Creating the Perfect Life Science Environment with Raised Access Floors

25 April 2022 Tate
Rockefeller-University-raised-access-floor

The life science industry covers a wide range of disciplines. From education and research to healthcare and pharmaceutical, each has its own unique set of needs when it comes to the design of its facility. But what if there was one solution that worked across all disciplines to increase flexibility and futureproof the space against unforeseen changes, while increasing access to services and daylighting and improving indoor air quality?  

We know this almost sounds too good to be true but raised access floors with Underfloor Service Distribution are an ideal solution for life science facilities. Underfloor Service Distribution takes services like electric and lab gasses that are traditionally distributed through the walls and ceilings and routes them under the raised floor for easier access and reconfigurability. Additionally, Underfloor Air Distribution eliminates overhead HVAC equipment by utilizing the underfloor plenum to deliver air and improve indoor air quality and occupant comfort. By putting these services under the floor, you eliminate the need for drop ceilings or overhead ductwork, increasing access to windows and daylight.  

 Here are a few examples of raised access floors in life science facilities. 

Rockefeller University Lab

The Rockefeller University in New York City is the world’s leading biomedical research institution and the Stavros Niarchos Foundation–David Rockefeller River Campus features two acres of state-of-the-art laboratory and office space. The lab space uses raised access floors with Underfloor Service Distribution to route lab gasses, water and electric under the floor, directly to each lab bench and workstation. If the lab needs to be rearranged at any point, the underfloor services can be rerouted to accommodate the new layout. Additionally, the labs utilize field-applied rubber tile that overlaps the raised floor grid, improving the raised floor’s water resistance. The rubber flooring is also easy to clean and maintain and allows easy access to the underfloor plenum.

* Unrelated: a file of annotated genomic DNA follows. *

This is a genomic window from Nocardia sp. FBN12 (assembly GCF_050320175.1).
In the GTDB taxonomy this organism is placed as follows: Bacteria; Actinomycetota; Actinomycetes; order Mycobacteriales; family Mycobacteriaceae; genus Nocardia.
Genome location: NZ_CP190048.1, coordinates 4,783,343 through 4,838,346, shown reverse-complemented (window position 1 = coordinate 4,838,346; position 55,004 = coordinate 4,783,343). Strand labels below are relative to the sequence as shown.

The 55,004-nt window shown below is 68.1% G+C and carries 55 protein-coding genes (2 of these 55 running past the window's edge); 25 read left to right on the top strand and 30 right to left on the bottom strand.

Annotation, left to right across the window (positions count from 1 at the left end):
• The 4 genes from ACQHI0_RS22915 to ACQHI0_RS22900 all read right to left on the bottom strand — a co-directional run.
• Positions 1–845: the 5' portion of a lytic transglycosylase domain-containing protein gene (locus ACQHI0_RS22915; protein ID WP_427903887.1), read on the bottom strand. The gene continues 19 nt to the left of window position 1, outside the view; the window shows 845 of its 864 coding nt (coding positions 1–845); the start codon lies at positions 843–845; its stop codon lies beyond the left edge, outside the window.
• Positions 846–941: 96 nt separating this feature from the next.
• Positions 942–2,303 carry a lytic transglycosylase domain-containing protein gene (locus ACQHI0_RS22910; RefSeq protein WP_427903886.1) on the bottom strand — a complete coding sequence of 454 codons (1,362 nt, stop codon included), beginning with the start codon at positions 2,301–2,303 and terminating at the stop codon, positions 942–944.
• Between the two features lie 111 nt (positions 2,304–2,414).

Read the full case study here.

Tulsa Cancer Institute Treatment People

The Tulsa Cancer Institute is a great example of an innovative, green medical office building. It is Oklahoma’s single largest medical facility built by a group of private physicians and the largest number of cancer specialists at one center. In addition to new technologies, the facility also features a wellness center, healing gardens and bright, open spaces with access to natural light. In a healthcare facility like this, indoor air quality is, obviously, extremely important. Underfloor Air Distribution utilizes stratified airflow to improve ventilation effectiveness and indoor air quality by delivering air at a lower velocity through the raised floor directly into the occupied space. This allows the air to naturally rise to a ceiling return, pulling contaminants and CO2 away from occupants. This system also eliminates the need for overhead ductwork, which gave the Tulsa Cancer Institute the opportunity for larger windows and better access to natural sunlight. 

Read the full case study here.

Schneider Innovation Center

Schneider Innovation Center

The Schneider Innovation Center in Missouri features simulation healthcare facilities, like hospital rooms and doctor’s offices, on raised access floors with field-applied SelecTech FreeStyle interlocking floor tiles. The immersive simulation rooms are used to demonstrate sustainability, IT and technological advances in various industries, so it makes sense that those same concepts can also be applied to the flooring. 

Nova Southeastern University Dental Lab

Nova Dental Lab

The College of Dental Medicine at Nova Southeastern University utilizes raised access floors to route services to each individual desk to optimize student training opportunities. SelecTech FreeStyle BioLock interlocking floor tiles are installed over the raised floor panels to improve the floor’s water resistance, an important feature in labs and life science facilities. 


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